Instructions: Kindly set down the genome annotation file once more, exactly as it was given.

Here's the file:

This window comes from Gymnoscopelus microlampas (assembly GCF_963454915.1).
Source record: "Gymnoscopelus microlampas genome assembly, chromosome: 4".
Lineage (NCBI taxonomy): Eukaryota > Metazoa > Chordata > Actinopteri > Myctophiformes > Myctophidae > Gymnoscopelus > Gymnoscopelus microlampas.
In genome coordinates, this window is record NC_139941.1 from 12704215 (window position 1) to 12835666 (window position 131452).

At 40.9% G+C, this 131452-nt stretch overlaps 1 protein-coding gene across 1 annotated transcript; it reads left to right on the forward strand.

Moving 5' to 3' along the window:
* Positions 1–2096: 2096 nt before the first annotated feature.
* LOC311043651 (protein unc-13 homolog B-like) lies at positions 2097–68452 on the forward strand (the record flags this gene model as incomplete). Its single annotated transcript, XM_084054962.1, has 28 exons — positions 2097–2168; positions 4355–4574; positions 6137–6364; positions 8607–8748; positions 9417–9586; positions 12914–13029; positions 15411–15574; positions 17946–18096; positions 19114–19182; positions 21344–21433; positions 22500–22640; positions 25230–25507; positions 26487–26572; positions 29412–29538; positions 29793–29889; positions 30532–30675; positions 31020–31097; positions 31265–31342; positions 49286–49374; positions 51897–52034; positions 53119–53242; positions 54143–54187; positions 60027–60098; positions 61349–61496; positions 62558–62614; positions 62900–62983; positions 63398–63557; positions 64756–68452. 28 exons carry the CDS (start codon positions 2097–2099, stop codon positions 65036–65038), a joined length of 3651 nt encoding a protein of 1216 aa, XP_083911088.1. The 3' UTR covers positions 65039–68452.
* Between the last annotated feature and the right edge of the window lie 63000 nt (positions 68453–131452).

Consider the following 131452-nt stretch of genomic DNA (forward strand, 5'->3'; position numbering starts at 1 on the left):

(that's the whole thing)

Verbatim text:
This window comes from Gymnoscopelus microlampas (assembly GCF_963454915.1).
Source record: "Gymnoscopelus microlampas genome assembly, chromosome: 4".
Lineage (NCBI taxonomy): Eukaryota > Metazoa > Chordata > Actinopteri > Myctophiformes > Myctophidae > Gymnoscopelus > Gymnoscopelus microlampas.
In genome coordinates, this window is record NC_139941.1 from 12704215 (window position 1) to 12835666 (window position 131452).

At 40.9% G+C, this 131452-nt stretch overlaps 1 protein-coding gene across 1 annotated transcript; it reads left to right on the forward strand.

Moving 5' to 3' along the window:
* Positions 1–2096: 2096 nt before the first annotated feature.
* LOC311043651 (protein unc-13 homolog B-like) lies at positions 2097–68452 on the forward strand (the record flags this gene model as incomplete). Its single annotated transcript, XM_084054962.1, has 28 exons — positions 2097–2168; positions 4355–4574; positions 6137–6364; positions 8607–8748; positions 9417–9586; positions 12914–13029; positions 15411–15574; positions 17946–18096; positions 19114–19182; positions 21344–21433; positions 22500–22640; positions 25230–25507; positions 26487–26572; positions 29412–29538; positions 29793–29889; positions 30532–30675; positions 31020–31097; positions 31265–31342; positions 49286–49374; positions 51897–52034; positions 53119–53242; positions 54143–54187; positions 60027–60098; positions 61349–61496; positions 62558–62614; positions 62900–62983; positions 63398–63557; positions 64756–68452. 28 exons carry the CDS (start codon positions 2097–2099, stop codon positions 65036–65038), a joined length of 3651 nt encoding a protein of 1216 aa, XP_083911088.1. The 3' UTR covers positions 65039–68452.
* Between the last annotated feature and the right edge of the window lie 63000 nt (positions 68453–131452).

Consider the following 131452-nt stretch of genomic DNA (forward strand, 5'->3'; position numbering starts at 1 on the left):